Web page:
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Bloke in North Dorset
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Bloke in North Dorset

“When the U.S. first started initiating the Lockdown of society to “flatten the curve” I was supportive. First & foremost I was struck by the fact that there seemed to be no pushback. Republican & Democrat governors, mayors and legislators all agreed that this was necessary to avoid massive loss of life.” Under normal circumstances all the great and good calling for something with no pushback would be a massive red flag with attendant flashing lights and klaxons. I would be instinctively against whatever they were telling us what we had to do. However, in this case I’d been following… Read more »

Snarkus
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Snarkus

Indeed. The move from apodiptic (hope I got that right) to prescriptive law focus has consequences. Fear from liberty hating jobsworths is one of them

Phoenix44
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Phoenix44

What is becoming clearer by the day, is the COVID is not remotely dangerous if you keep it away from the very small number of vulnerable people. What the countries with high numbers of deaths all did, was to allow it to shuttle backwards and forwards between hospitals/health centres and care homes. That looked the patter in Italy before the UK lockdown, but instead of having a close look, we went with Ferguson’s ridiculous model. So we actually sent people with COVID from hospitals to care homes, and told care homes that if they were asymptomatic, they didn’t need to… Read more »

Barks
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Barks

And New York City copied the Italian response.

Bloke in Germany
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Bloke in Germany

Professor Ferguson will surely become the first person to be awarded the Nobel Prizes in Medicine and Economics simultaneously.

Nessimmersion
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Nessimmersion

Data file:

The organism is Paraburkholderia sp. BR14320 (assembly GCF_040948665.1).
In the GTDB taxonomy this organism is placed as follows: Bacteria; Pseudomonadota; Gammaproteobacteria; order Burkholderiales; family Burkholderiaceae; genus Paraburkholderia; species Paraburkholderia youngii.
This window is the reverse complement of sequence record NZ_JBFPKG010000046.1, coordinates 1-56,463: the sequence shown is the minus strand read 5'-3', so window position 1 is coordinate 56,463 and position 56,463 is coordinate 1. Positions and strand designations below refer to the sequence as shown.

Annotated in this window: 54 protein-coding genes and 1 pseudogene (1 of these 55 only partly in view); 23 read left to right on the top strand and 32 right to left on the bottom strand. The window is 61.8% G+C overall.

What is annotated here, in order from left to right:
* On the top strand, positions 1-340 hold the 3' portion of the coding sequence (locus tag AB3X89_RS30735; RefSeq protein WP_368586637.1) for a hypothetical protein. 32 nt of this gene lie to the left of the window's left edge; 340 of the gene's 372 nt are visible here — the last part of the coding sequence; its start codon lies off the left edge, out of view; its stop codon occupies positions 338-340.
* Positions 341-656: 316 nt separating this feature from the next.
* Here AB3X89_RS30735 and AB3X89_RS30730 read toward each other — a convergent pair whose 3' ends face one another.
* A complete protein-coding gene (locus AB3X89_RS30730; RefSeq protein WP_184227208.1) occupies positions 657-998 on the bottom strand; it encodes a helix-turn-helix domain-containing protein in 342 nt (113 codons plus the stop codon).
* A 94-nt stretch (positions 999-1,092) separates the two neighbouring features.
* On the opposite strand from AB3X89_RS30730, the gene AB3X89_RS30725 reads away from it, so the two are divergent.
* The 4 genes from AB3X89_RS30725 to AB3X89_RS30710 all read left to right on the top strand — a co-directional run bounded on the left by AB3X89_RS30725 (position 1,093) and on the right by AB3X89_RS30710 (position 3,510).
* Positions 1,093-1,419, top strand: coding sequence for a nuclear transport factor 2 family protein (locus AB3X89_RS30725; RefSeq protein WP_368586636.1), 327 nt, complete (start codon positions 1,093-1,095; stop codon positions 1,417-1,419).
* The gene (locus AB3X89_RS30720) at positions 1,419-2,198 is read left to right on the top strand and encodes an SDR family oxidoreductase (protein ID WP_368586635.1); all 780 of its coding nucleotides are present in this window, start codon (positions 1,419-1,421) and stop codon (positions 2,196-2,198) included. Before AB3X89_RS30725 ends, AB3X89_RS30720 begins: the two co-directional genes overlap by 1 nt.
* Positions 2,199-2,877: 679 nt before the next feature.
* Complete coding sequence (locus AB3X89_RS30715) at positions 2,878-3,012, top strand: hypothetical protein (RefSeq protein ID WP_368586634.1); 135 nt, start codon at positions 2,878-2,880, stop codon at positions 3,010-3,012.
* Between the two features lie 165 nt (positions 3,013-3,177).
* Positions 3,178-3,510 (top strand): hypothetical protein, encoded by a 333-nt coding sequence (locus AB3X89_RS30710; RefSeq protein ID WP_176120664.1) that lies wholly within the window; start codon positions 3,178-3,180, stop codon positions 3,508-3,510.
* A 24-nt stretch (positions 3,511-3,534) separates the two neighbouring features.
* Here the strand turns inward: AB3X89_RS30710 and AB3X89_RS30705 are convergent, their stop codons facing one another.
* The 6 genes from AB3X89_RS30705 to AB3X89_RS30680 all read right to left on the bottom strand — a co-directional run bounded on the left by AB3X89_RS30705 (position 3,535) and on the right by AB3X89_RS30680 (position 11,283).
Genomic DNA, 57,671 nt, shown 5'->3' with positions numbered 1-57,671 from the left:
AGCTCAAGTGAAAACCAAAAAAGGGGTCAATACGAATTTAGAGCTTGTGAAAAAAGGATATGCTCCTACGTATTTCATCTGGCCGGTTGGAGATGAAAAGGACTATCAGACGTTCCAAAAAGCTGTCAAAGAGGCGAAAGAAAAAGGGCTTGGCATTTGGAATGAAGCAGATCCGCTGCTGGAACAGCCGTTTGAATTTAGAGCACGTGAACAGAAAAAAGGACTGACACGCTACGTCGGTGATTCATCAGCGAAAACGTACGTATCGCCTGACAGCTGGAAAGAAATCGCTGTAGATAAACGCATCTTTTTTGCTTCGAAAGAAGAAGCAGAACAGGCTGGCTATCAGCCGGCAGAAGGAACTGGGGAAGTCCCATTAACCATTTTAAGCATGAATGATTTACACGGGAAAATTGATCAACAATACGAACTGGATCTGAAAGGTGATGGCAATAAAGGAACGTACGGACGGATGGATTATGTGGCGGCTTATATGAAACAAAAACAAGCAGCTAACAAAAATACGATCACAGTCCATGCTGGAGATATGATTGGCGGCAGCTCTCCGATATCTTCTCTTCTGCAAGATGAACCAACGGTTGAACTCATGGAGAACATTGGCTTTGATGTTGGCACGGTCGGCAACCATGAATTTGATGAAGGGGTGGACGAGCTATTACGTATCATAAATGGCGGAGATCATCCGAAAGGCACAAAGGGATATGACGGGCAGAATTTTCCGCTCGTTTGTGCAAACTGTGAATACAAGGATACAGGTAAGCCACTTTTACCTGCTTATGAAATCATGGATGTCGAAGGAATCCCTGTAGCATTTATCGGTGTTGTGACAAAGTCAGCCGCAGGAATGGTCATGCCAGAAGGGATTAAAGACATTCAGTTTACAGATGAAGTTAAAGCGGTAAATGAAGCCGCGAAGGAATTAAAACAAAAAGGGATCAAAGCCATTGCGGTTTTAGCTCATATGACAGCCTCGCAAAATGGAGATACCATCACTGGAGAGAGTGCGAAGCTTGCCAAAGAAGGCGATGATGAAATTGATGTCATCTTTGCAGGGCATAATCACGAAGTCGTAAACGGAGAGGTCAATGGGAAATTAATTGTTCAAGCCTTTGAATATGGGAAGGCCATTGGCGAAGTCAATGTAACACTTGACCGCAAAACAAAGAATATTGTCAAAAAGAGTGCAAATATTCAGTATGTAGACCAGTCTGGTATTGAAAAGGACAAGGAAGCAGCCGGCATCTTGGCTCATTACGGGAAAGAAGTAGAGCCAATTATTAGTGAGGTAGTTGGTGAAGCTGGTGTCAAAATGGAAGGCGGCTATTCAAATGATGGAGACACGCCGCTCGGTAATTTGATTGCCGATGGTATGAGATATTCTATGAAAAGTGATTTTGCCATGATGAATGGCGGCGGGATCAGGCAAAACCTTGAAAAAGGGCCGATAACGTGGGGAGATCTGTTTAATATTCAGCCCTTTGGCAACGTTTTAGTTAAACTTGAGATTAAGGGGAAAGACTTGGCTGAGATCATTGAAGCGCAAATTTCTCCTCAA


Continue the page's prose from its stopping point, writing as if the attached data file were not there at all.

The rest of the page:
ignobel surely

Michael van der Riet
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Michael van der Riet

For so exceptional a person, surely no less than the Peace Prize?

Bloke in Germany
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Bloke in Germany

Oh yes, all three in the same year. No question.

Bloke on M4
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Bloke on M4

“And, more importantly, the more difficult it becomes to test your model and confirm that it accurately mirrors the real world. ” The biggest problem with Ferguson’s model is that it assumes that without full lockdown, people will behave as they did. So, Ferguson might understand modelling of how a disease spreads, but you need to have some economics or psychology in there to consider people’s personal incentives once they become aware. And that’s why you need things open, you need things reviewed. Maybe Ferguson fiddles around in his room doing this stuff, but when government pays for, or plans… Read more »

Spike
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Spike

Ferguson’s model of COVID, like all accepted models of future “global warming,” assumes human beings will not learn, adapt, and innovate. They are all crap.

Ahem
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Ahem

Yes the IHME model likewise failed miserably at modelling the non-lockdown case. This matters a lot, because it was the alleged difference between non-lockdown and lockdown that was used to bounce people into lockdown. The 13 April IHME projection for Sweden, for example, overestimated the daily death rate in early May by a factor of 5 and required them to go into immediate full lockdown for the projection to even be that low. The predicted death total for Sweden has since been lowered from 18K to 5K with no requirement for a lockdown https://covid19.healthdata.org/sweden and the number of ICU beds… Read more »

BniC
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BniC

British Columbia recently published information that they had 180 excess deaths of which 110 were Covid, and Covid deaths were over 90% from care homes. There’s also been an increase in opioid overdose deaths that had been declining previously.
So it’s highly likely that we end up killing as many people from lockdown as we ‘saved’

Esteban
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Esteban